The Tasmanian subspecies of the wedge-tailed eagle, A. a. fleayi, has a restricted range and more specific habitat requirements than the mainland subspecies, A. a. audax (2) (4), needing undisturbed old-growth forest in which to nest (5). With an estimated population of under 1,000 individuals, of which only around 440 are mature adults, this subspecies is considered to be at risk of extinction. The main threats to the wedge-tailed eagle in Tasmania are forest clearance, illegal persecution, secondary poisoning from bait intended for other species, illegal hunting for mounted specimens, and collisions with fences, overhead wires and wind turbines (5) (8). This species is also very susceptible to disturbance at its nests, due to forestry operations, roads and recreation (5) (8) (9).


Wedge-tailed eagle conservation

The Tasmanian subspecies of the wedge-tailed eagle is listed as Endangered under the Environment Protection and Biodiversity Act 1999 (5), as well as under the Tasmanian Threatened Species Protection Act 1995 (10). The mainland subspecies is also legally protected, for example by the National Parks and Wildlife Act 1974 in New South Wales, which makes it illegal to kill, trap, poison or capture this species (11). The wedge-tailed eagle is listed on Appendix II of the Convention on International Trade in Endangered Species (CITES), meaning that international trade in this species should be carefully controlled (3).

Conservation efforts for the wedge-tailed eagle have focused on the endangered Tasmanian subspecies, and a recovery plan has been published that aims to improve its conservation status, reduce mortality and increase its breeding success (8). Surveys have been conducted and a number of measures have been recommended for the protection and conservation of the wedge-tailed eagle’s nest sites. Public education materials have also been produced, to help reduce persecution (5) (8).

A large proportion of Tasmanian wedge-tailed eagle nests occur on private land or State Forests, and the recovery plan recommends that these be located and protected, as they are particularly vulnerable to human disturbance. The subspecies’ breeding success should also be monitored, and its conservation should be promoted among land owners and land managers (5) (8). Important requirements for the protection of wedge-tailed eagle nests include having an undisturbed ‘buffer zone’ around the nest site and reducing disturbance in the area during the breeding season (4) (9). The protection of wedge-tailed eagle nests will also benefit other species that rely on old-growth forest habitats (8).


Find out more

Find out more about the wedge-tailed eagle and its conservation:

More information on conservation in Australia:



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The flesh of a dead animal.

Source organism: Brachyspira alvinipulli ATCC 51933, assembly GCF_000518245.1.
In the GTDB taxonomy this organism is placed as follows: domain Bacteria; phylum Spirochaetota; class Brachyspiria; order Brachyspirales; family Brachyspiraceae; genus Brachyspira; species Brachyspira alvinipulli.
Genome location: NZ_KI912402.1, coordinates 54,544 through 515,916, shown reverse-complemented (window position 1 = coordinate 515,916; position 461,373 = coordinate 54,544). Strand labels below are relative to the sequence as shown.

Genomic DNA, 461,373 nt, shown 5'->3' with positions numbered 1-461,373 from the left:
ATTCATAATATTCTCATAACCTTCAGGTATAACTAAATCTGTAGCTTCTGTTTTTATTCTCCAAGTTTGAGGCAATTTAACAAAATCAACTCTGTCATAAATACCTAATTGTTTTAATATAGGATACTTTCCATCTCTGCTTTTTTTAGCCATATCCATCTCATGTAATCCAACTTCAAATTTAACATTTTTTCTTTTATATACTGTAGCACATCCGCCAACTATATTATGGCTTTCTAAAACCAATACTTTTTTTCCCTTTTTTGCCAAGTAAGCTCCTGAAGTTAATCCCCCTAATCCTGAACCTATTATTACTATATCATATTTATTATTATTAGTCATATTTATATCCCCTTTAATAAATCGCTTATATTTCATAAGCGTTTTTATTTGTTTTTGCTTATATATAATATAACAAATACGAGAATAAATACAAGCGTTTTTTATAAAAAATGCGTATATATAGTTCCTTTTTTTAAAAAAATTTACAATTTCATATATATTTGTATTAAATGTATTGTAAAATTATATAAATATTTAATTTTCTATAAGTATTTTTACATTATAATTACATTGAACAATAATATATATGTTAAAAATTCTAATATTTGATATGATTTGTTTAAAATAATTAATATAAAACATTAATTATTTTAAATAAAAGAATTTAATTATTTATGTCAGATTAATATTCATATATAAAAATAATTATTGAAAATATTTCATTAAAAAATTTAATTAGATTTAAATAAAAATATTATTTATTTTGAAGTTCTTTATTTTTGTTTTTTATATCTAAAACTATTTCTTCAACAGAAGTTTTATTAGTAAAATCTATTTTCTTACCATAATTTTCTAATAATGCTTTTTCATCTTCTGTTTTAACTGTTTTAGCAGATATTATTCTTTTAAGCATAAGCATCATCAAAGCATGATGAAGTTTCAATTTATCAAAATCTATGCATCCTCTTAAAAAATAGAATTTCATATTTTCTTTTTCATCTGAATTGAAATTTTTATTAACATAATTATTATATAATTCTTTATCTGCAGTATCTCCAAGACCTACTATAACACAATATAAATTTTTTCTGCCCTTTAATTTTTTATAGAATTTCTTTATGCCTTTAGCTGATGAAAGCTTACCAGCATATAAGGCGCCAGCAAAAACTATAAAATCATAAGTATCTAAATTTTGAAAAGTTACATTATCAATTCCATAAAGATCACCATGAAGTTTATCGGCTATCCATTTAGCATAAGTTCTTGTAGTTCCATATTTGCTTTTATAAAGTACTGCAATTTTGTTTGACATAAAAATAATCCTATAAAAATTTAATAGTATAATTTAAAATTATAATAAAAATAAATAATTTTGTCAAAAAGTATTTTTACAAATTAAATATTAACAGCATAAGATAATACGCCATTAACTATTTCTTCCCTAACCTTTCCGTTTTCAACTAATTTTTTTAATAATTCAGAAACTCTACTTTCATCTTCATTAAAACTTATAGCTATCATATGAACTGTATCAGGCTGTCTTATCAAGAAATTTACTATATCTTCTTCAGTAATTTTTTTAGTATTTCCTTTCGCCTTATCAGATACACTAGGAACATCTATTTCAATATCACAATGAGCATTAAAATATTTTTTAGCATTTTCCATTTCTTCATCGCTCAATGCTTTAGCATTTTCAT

In birds, an area of skin at the base of the upper mandible of the beak, surrounding the nostrils.
Small feathers concealing the bases of larger flight feathers, usually on the wings or tail.
Flight feathers
The feathers at the end of the wing, involved in flight.
To keep eggs warm so that development is possible.
The back of the neck.
A population usually restricted to a geographical area that differs from other populations of the same species, but not to the extent of being classified as a separate species.
Describes an animal, a pair of animals or a colony that occupies and defends an area.
An area occupied and defended by an animal, a pair of animals or a colony.


  1. IUCN Red List (October, 2012)
  2. Ferguson-Lees, J. and Christie, D.A. (2001) Raptors of the World. Helm Identification Guides, A&C Black Publishers, London.
  3. CITES (October, 2012)
  4. Debus, S. (2012) Birds of Prey of Australia: A Field Guide. Second Edition. CSIRO Publishing, Collingwood, Australia.
  5. Department of Sustainability, Environment, Water, Population and Communities (2012) Aquilaaudax fleayi. In: Species Profile and Threats Database. Department of Sustainability, Environment, Water, Population and Communities, Canberra. Available at:
  6. BirdLife International - Wedge-tailed eagle (October, 2012)
  7. Debus, S.J.S., Hatfield, T.S., Ley, A.J. and Rose, A.B. (2007) Breeding biology and diet of the wedge-tailed eagle Aquila audax in the New England region of New South Wales. Australian Field Ornithology, 24: 93-120.
  8. Bell, P.J. and Mooney, N.J. (1998) Wedge-tailed Eagle Recovery Plan 1998-2003. Department of Primary Industries, Water and Environment, Hobart. Available at:
  9. Mooney, N. and Holdsworth, M. (1991) The effects of disturbance on nesting wedge-tailed eagles (Aquila audax fleayi) in Tasmania. Tasforests, 3: 15-31.
  10. Tasmania - Threatened Species Protection Act 1995 (October, 2012)
  11. New South Wales Government: NSW legislation - National Parks and Wildlife Act 1974 (October, 2012)

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Wedge-tailed eagle  
Wedge-tailed eagle